Lastly, my friends, I will add but a few words on the third point I originally mentioned—namely, the personal aspect of your work, the way in which it may affect yourselves. We all know that this nursing work is your livelihood just as much as any other occupation would be, and it is both natural and right that you should look upon it in this light as well as in a higher one, and feel that by the skill and knowledge and experience you have acquired you should be able to maintain yourselves in respectability and comfort. You cannot give your time and your labour for nothing; but we want you to feel that there is something you can give, "without money and without price"—something you are not paid for, and which, unless you give it of your own free will, no money can buy. You can give your heart, your sympathy, your zeal, your whole selves, in short, to your work; you can make it something much better and higher than the mere mechanical performance of a routine of duty; and you may be sure that work thus done will be twice blessed—it will bless you who give and them who receive. You know that every profession or occupation, if it is innocent, may and should be sanctified: "whether we eat or drink, or whatsoever we do," we may do all to God's glory: as is so beautifully said by Mr. Keble in one of the hymns in the "Christian Year"—
"The trivial round, the common task,
Would furnish all we ought to ask;
Room to deny ourselves; a road
To bring us, daily, nearer God."
But, under some circumstances, for instance amidst the bustle and distraction of shop life, or the homely details of housework, it may be difficult at times to realise this, and to lift the mind to the lighter aspect of these uninteresting and monotonous duties. Surely, then, it is a special privilege and blessing when, as in your case, this is made natural and easy, when it is not the employment that should be sanctified, but the employment that should sanctify. I think no one can dwell on the thoughts suggested by those wonderful words out of Saint Matthew's Gospel, which I quoted just now, without feeling that a nurse should be holy—holy in all manner of life and conversation—spreading a holy influence around her—made and kept holy by her daily work. That daily work is in itself one of what have been called the "Seven Works of Mercy:" it brings her continually near, not only to suffering and disease, but to death itself: she lives, as it were, under the shadow of that Hand which alone can cast down or raise up, can smite or make whole. Should she not therefore realize also, very specially, the continued presence of Him "Who giveth power to the faint, and to them that have no might increaseth strength"—Who pities us "like as a father pitieth his own children," because "He knoweth our infirmities and remembereth whereof we are made?" Should she not look, very specially, to the Cross which our blessed Master bore for us, "leaving us an example that we should follow His steps," and "arm ourselves likewise with the same mind?" Should she not cherish, very specially, the "fellowship" of the Comforter Whose sweet inflnence alone can bring to the sad hearts around her the peace and joy which "pass all understanding?"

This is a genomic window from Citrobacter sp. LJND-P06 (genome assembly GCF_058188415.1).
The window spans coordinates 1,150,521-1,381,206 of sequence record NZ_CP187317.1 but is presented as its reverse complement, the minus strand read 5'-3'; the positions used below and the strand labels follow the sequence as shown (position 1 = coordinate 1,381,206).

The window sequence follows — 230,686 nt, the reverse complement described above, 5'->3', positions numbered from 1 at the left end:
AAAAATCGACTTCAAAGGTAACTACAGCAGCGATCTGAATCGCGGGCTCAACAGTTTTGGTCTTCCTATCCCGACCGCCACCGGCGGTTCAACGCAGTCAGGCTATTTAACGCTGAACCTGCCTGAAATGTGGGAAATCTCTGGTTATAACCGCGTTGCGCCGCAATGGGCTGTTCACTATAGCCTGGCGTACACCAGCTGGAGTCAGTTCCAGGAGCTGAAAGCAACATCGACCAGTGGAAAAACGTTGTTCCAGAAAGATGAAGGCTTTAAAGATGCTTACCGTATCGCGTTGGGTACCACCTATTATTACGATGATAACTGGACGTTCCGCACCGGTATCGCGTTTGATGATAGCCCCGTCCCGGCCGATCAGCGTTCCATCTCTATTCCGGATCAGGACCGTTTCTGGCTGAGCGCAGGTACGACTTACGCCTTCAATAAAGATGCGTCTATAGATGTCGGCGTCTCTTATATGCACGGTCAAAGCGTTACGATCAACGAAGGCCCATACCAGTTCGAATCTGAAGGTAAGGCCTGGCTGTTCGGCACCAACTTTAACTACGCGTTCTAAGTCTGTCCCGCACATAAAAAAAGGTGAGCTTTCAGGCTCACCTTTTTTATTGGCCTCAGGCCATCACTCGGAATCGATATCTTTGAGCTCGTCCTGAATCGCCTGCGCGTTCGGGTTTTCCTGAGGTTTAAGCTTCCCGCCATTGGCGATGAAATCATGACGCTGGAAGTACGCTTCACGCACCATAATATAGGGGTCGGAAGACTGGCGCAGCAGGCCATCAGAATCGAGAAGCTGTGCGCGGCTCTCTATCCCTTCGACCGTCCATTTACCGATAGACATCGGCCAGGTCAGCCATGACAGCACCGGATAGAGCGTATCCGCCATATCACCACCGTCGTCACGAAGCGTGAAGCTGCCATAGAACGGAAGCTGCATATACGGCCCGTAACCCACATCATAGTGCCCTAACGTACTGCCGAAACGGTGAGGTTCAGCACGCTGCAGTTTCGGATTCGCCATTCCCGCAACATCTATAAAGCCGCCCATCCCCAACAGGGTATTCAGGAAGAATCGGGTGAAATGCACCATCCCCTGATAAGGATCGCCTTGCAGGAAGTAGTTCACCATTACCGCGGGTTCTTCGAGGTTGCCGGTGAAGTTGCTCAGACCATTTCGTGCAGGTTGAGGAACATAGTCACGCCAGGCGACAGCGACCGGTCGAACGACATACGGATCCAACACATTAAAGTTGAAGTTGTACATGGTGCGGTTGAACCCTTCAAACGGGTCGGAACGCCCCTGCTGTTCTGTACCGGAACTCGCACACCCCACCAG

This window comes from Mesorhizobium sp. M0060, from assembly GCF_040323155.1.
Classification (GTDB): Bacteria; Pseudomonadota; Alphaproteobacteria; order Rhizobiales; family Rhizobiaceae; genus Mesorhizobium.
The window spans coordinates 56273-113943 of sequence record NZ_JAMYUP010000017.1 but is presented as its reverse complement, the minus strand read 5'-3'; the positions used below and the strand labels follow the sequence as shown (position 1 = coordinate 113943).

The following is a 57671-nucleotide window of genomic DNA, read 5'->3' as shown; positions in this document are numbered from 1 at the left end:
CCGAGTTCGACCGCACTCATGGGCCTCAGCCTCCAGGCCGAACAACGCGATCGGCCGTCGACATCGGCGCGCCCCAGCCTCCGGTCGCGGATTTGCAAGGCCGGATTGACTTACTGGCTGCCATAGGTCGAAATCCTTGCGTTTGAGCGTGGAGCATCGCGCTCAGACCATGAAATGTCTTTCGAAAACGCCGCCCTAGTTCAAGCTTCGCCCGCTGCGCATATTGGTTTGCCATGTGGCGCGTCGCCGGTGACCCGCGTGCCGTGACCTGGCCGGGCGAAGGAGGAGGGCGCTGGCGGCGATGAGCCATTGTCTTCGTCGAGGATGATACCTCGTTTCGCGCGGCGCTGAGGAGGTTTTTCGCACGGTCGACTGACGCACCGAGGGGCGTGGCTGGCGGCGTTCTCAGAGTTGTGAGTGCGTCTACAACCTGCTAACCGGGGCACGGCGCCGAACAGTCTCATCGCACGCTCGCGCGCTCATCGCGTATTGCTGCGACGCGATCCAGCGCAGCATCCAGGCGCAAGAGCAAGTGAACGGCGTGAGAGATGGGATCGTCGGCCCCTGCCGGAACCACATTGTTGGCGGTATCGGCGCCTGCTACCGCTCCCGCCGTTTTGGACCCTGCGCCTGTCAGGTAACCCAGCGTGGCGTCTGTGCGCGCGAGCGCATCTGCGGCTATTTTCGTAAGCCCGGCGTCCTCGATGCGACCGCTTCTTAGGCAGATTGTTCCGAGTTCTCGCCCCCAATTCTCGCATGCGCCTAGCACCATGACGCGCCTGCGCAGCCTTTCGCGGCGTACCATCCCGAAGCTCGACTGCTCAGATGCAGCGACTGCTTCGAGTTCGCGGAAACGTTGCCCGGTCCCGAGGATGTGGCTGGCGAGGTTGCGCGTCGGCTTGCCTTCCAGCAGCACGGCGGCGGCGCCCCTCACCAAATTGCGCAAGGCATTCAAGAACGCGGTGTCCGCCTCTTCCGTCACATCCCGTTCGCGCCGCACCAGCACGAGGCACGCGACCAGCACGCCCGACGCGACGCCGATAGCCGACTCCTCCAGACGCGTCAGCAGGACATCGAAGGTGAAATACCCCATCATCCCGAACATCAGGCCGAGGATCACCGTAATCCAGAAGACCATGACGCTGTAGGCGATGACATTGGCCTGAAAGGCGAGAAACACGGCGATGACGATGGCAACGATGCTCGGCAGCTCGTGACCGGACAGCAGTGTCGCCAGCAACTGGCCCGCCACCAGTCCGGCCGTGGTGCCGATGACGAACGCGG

We know that in the case of many amongst you the opportunities of attending religious services, more particularly the Holy Communion, are few, and this is a loss and privation which we are disposed to say that we hope you feel keenly; but there is an old Latin saying, "Laborare est orare"—work is prayer—which may suggest to you the best consolation and the best remedy. While you are working for the poor and the sick, at the cost may be of your own wishes and inclinations, giving up for their sake what you would like to do yourselves, you are offering up a sacrifice which He to whom it is offered in this spirit will, you may humbly hope, accept; and I think you need not doubt that if you never willingly turn away from such means of grace as are placed within your reach, your spiritual life will not be allowed to starve for want of such additional nourishment as might be supplied by fuller opportunities.
My friends, there is much more that might be said in relation to the various points which I have only touched upon; but we did not wish to occupy much of your time by this little address, and perhaps you will think them over yourselves and thus supply what has been necessarily omitted. I will end by saying this: we hope that year by year more of you will be able to assemble at our annual gathering, and a larger number become entitled, by steady, persevering, and conscientious work, to the honourable distinction of the Princess's medal; so that in years to come the name of the Mary Adelaide Nurses may take its place unquestioned on the noble roll of those whose lives have been given to the service of the sick and suffering, whose labours have, in their measure, diminished the sum total of human misery, and of whom may some day be spoken those Divine words of commendation—the highest that any of us can aspire to—"She hath done what she could."